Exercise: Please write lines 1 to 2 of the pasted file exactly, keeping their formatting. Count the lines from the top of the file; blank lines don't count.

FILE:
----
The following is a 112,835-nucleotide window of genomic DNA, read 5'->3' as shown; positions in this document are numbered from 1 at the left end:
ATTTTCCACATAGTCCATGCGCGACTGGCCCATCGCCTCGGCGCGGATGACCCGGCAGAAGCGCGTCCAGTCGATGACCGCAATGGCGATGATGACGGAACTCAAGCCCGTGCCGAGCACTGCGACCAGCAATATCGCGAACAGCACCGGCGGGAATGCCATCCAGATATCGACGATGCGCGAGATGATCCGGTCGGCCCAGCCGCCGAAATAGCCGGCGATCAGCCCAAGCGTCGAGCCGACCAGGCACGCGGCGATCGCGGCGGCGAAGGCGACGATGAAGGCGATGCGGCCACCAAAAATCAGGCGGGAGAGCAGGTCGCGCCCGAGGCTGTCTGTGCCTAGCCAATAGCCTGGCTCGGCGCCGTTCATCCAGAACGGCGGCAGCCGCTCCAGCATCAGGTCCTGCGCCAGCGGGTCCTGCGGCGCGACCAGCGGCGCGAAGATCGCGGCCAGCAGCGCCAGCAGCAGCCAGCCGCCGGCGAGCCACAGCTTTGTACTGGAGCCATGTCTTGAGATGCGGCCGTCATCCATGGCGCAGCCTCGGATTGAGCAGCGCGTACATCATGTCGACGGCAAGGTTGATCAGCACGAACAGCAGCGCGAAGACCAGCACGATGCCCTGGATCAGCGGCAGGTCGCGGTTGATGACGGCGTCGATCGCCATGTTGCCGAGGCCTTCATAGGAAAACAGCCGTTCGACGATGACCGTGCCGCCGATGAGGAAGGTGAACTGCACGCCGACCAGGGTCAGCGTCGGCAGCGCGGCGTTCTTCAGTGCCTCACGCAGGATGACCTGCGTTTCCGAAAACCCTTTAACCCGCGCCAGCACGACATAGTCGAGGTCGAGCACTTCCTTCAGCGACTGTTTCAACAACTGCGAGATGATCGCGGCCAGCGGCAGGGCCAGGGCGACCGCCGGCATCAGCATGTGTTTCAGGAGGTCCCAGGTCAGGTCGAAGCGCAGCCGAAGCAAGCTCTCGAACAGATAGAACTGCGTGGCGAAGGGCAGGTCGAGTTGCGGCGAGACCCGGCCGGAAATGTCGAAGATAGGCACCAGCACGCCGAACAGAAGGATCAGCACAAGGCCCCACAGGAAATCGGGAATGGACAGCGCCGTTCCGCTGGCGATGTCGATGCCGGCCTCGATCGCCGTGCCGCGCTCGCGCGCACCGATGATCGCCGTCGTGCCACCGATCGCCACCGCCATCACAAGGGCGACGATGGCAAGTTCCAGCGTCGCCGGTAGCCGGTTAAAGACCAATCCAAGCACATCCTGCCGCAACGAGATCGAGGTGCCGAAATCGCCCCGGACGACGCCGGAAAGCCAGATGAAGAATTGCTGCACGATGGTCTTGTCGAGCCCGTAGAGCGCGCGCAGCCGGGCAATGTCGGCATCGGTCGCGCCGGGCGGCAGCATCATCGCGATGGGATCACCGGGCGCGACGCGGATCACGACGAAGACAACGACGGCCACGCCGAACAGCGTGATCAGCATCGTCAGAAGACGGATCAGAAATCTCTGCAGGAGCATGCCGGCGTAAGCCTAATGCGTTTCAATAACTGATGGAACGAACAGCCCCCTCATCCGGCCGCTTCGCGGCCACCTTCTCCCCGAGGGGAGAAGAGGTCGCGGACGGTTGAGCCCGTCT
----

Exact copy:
The following is a 112,835-nucleotide window of genomic DNA, read 5'->3' as shown; positions in this document are numbered from 1 at the left end:
ATTTTCCACATAGTCCATGCGCGACTGGCCCATCGCCTCGGCGCGGATGACCCGGCAGAAGCGCGTCCAGTCGATGACCGCAATGGCGATGATGACGGAACTCAAGCCCGTGCCGAGCACTGCGACCAGCAATATCGCGAACAGCACCGGCGGGAATGCCATCCAGATATCGACGATGCGCGAGATGATCCGGTCGGCCCAGCCGCCGAAATAGCCGGCGATCAGCCCAAGCGTCGAGCCGACCAGGCACGCGGCGATCGCGGCGGCGAAGGCGACGATGAAGGCGATGCGGCCACCAAAAATCAGGCGGGAGAGCAGGTCGCGCCCGAGGCTGTCTGTGCCTAGCCAATAGCCTGGCTCGGCGCCGTTCATCCAGAACGGCGGCAGCCGCTCCAGCATCAGGTCCTGCGCCAGCGGGTCCTGCGGCGCGACCAGCGGCGCGAAGATCGCGGCCAGCAGCGCCAGCAGCAGCCAGCCGCCGGCGAGCCACAGCTTTGTACTGGAGCCATGTCTTGAGATGCGGCCGTCATCCATGGCGCAGCCTCGGATTGAGCAGCGCGTACATCATGTCGACGGCAAGGTTGATCAGCACGAACAGCAGCGCGAAGACCAGCACGATGCCCTGGATCAGCGGCAGGTCGCGGTTGATGACGGCGTCGATCGCCATGTTGCCGAGGCCTTCATAGGAAAACAGCCGTTCGACGATGACCGTGCCGCCGATGAGGAAGGTGAACTGCACGCCGACCAGGGTCAGCGTCGGCAGCGCGGCGTTCTTCAGTGCCTCACGCAGGATGACCTGCGTTTCCGAAAACCCTTTAACCCGCGCCAGCACGACATAGTCGAGGTCGAGCACTTCCTTCAGCGACTGTTTCAACAACTGCGAGATGATCGCGGCCAGCGGCAGGGCCAGGGCGACCGCCGGCATCAGCATGTGTTTCAGGAGGTCCCAGGTCAGGTCGAAGCGCAGCCGAAGCAAGCTCTCGAACAGATAGAACTGCGTGGCGAAGGGCAGGTCGAGTTGCGGCGAGACCCGGCCGGAAATGTCGAAGATAGGCACCAGCACGCCGAACAGAAGGATCAGCACAAGGCCCCACAGGAAATCGGGAATGGACAGCGCCGTTCCGCTGGCGATGTCGATGCCGGCCTCGATCGCCGTGCCGCGCTCGCGCGCACCGATGATCGCCGTCGTGCCACCGATCGCCACCGCCATCACAAGGGCGACGATGGCAAGTTCCAGCGTCGCCGGTAGCCGGTTAAAGACCAATCCAAGCACATCCTGCCGCAACGAGATCGAGGTGCCGAAATCGCCCCGGACGACGCCGGAAAGCCAGATGAAGAATTGCTGCACGATGGTCTTGTCGAGCCCGTAGAGCGCGCGCAGCCGGGCAATGTCGGCATCGGTCGCGCCGGGCGGCAGCATCATCGCGATGGGATCACCGGGCGCGACGCGGATCACGACGAAGACAACGACGGCCACGCCGAACAGCGTGATCAGCATCGTCAGAAGACGGATCAGAAATCTCTGCAGGAGCATGCCGGCGTAAGCCTAATGCGTTTCAATAACTGATGGAACGAACAGCCCCCTCATCCGGCCGCTTCGCGGCCACCTTCTCCCCGAGGGGAGAAGAGGTCGCGGACGGTTGAGCCCGTCT